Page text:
OPINION: Sustainability is at the heart of Fonterra's new strategy.
Climate Change Minister James Shaw crowed about the “remarkable shift” in the agricultural sector over the last few years and in particular the last few months resulting in striking the deal to work together.
Agriculture Minister Damien O’Connor also chimed in about the agriculture sector and the Government “working together”.
While levy funded groups such as DairyNZ, Beef + Lamb NZ and even Fonterra have been overtly cuddling up to the Government over its demands to cut agricultural emissions, others in the sector wonder if these bodies and their advocates are selling the sector out.
And DairyNZ and BLNZ has joined other farming groups, eg Federated Farmers, DCANZ, FOMA and Irrigation NZ, to launch an alternative to manage agricultural emissions at lower rates than the Government is demanding – especially for methane.
Many critics still fairly believe that both industry groups are advocating emissions reductions far greater than what current technology and farmer wallets can attain and/or afford.
Even the Government concedes that the technologies to solve on farm emissions problems are not proven or haven’t even been invented. However, it along with both the dairy and red meat ‘industry-good’ bodies seem intent on ploughing ahead and lumping NZ’s agriculture sector with major problems and unaffordable costs for years ahead.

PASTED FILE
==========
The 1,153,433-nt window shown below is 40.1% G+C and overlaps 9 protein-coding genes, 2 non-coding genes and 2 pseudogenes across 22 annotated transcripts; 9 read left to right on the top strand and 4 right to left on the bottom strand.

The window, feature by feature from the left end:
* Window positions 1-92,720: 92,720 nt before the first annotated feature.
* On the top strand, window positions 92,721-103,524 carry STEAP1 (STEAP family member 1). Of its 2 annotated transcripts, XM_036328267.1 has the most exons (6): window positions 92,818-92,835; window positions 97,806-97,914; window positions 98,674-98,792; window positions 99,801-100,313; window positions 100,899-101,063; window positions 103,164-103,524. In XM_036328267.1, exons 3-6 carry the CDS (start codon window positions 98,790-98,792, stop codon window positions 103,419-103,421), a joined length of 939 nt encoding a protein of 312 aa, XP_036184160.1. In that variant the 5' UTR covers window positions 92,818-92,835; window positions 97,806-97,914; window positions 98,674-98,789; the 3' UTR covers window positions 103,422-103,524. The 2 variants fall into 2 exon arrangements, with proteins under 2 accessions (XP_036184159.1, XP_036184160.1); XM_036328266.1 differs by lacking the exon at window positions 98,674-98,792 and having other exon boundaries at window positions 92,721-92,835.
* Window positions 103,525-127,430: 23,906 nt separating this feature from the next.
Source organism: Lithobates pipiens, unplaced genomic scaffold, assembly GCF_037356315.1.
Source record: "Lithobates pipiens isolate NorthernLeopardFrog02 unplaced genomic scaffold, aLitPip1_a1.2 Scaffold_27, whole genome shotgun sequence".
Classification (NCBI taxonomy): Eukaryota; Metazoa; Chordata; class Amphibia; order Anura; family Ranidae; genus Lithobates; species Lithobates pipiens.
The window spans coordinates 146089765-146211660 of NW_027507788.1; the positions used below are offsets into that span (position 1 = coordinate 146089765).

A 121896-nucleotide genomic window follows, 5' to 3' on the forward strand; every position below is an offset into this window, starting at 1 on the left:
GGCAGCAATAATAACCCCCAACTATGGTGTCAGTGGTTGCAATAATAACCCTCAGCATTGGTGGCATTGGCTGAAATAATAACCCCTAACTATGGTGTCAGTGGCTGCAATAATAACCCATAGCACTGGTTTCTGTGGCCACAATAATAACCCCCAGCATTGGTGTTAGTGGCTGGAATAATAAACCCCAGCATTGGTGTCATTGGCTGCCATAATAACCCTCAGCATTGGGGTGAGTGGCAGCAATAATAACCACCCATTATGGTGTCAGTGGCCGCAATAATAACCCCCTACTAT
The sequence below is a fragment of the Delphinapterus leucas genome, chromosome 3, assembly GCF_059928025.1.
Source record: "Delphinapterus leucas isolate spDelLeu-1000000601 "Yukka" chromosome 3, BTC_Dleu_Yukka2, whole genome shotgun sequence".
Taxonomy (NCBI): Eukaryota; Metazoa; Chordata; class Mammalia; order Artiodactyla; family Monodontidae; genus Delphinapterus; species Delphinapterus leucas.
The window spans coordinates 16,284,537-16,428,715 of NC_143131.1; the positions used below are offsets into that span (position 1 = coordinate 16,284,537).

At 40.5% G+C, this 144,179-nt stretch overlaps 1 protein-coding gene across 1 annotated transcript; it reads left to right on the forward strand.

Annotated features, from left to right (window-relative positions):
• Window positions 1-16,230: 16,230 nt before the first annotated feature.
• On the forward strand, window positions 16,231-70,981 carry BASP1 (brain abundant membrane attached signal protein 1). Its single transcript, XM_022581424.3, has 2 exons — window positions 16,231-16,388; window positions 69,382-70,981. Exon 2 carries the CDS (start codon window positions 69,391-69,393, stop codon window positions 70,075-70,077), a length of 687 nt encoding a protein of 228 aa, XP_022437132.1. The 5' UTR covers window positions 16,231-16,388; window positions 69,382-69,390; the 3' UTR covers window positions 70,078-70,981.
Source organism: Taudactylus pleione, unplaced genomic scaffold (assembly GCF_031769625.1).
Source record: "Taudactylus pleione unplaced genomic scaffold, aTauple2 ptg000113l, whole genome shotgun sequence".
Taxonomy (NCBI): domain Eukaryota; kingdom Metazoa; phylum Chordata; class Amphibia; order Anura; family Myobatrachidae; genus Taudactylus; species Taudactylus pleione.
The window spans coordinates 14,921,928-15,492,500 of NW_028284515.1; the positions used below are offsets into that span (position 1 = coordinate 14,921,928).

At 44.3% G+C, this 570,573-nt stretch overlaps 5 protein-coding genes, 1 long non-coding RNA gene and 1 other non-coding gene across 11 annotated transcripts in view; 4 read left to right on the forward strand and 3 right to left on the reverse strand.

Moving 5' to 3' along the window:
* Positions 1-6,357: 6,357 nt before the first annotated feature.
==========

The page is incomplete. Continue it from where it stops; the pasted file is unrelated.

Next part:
Yet when farmers dare to question the sense of the Zero Carbon Bill – especially in its penalising the world’s most carbon efficient farmers and risking our low emissions meat and dairy products being replaced in world markets by less efficient overseas goods – they are either accused of being climate change deniers or criticised for being negative.
Many of these accusers and critics are within the ranks of the highly paid executives at DairyNZ, BLNZ, Fonterra or their surrogates. It is frankly insulting to farmers to have such quislings hiding inside the very bodies they fund.
Now is precisely the time our agriculture industry bodies and its executives should be fighting the good fight for its levy payers. They should be fighting stupid and dangerous regulations being imposed on the sector by the Government – not appeasing it.